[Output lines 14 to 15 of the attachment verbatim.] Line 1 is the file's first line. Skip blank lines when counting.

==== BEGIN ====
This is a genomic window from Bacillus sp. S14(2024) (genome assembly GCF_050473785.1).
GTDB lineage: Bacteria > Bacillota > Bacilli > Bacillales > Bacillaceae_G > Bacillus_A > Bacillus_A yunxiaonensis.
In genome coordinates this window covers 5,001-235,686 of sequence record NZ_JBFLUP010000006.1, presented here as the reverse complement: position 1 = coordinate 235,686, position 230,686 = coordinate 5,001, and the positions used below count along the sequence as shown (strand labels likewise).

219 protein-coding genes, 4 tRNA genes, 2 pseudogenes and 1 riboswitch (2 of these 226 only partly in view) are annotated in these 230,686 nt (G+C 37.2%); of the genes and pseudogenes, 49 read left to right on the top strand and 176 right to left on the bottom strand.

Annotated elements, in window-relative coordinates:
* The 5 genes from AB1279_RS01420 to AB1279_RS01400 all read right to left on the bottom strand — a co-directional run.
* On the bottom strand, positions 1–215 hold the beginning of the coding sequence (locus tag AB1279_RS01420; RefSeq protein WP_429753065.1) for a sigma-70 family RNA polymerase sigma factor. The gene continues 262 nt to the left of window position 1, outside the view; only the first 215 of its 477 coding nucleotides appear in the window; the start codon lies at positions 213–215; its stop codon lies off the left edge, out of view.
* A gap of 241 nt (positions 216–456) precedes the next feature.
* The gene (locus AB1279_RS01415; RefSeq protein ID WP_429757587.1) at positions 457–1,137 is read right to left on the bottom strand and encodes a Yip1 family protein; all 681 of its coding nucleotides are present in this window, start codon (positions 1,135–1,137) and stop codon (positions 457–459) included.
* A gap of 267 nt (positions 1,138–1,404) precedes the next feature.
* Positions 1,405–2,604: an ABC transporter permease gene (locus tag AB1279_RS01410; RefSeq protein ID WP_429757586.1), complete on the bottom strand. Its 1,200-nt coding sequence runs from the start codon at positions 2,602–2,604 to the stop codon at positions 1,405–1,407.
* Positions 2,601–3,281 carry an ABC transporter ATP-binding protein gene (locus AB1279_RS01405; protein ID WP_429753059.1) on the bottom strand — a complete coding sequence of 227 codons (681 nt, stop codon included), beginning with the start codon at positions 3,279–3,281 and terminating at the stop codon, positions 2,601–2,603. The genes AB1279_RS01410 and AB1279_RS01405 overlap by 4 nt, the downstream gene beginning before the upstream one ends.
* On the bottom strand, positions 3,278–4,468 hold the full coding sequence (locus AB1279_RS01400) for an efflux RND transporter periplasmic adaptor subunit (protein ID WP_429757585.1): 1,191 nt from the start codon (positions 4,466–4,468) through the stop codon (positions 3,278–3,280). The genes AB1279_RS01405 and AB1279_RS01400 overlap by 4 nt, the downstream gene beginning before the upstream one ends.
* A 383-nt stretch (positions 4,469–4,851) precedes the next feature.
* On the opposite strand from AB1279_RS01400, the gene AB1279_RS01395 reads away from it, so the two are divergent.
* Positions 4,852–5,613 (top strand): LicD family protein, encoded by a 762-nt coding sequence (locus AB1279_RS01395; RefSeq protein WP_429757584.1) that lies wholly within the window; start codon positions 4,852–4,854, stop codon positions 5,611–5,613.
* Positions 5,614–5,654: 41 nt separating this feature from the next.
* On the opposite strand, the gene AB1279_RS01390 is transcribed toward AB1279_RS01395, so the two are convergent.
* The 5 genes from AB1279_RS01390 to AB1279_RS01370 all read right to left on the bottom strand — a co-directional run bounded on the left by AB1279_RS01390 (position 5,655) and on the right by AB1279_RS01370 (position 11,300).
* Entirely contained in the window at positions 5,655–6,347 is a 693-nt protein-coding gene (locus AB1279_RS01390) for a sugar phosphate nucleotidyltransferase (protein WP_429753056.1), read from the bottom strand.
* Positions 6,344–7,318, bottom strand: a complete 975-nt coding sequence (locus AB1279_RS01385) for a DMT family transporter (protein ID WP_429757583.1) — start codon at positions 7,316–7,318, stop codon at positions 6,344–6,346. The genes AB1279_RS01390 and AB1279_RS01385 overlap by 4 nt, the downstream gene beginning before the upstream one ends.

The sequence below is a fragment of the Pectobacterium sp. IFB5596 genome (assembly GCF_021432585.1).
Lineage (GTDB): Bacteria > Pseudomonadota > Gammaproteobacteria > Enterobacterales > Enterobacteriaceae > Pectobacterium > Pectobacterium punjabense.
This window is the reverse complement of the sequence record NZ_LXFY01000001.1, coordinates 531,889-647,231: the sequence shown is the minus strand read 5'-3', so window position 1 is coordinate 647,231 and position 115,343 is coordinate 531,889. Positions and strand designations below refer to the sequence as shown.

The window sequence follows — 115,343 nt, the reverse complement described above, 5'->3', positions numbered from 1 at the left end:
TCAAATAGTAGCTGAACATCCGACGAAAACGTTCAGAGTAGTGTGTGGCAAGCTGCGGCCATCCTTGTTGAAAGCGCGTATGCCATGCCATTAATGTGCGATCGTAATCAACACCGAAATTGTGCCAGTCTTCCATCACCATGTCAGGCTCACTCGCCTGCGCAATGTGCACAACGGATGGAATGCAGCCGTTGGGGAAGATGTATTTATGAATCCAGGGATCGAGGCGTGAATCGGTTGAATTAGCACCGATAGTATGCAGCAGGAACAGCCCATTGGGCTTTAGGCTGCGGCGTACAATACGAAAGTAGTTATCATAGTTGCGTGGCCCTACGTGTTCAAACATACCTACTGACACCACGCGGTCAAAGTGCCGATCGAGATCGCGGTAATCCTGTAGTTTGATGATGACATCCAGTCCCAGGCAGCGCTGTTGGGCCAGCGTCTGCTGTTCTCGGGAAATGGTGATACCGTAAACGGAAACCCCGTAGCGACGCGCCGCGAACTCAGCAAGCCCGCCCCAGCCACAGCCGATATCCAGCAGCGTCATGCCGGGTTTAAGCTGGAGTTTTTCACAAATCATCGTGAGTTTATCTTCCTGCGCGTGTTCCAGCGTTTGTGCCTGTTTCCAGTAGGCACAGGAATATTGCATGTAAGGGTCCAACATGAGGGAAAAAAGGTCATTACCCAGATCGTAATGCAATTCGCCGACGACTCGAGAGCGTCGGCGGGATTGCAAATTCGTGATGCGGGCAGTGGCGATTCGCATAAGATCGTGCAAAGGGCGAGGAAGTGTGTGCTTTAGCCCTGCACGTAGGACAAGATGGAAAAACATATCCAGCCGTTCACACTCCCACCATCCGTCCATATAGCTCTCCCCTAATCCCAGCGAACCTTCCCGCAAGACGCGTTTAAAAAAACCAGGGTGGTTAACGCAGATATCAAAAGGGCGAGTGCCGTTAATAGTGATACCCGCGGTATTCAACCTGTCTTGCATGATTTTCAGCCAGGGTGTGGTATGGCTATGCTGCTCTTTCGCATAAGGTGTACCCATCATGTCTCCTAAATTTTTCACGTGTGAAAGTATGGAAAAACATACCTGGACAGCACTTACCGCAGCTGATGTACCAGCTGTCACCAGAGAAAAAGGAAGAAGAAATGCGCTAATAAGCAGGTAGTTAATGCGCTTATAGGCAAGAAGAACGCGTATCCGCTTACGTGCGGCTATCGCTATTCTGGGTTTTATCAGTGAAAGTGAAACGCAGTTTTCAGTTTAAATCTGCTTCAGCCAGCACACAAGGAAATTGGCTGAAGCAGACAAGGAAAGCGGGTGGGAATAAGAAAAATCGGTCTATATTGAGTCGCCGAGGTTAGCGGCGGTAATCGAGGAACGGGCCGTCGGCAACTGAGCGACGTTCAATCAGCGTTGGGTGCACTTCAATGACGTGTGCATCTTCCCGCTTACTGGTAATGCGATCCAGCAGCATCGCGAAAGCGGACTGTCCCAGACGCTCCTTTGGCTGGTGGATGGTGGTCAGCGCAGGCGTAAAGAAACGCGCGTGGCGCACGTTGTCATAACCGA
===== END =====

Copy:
* A 383-nt stretch (positions 4,469–4,851) precedes the next feature.
* On the opposite strand from AB1279_RS01400, the gene AB1279_RS01395 reads away from it, so the two are divergent.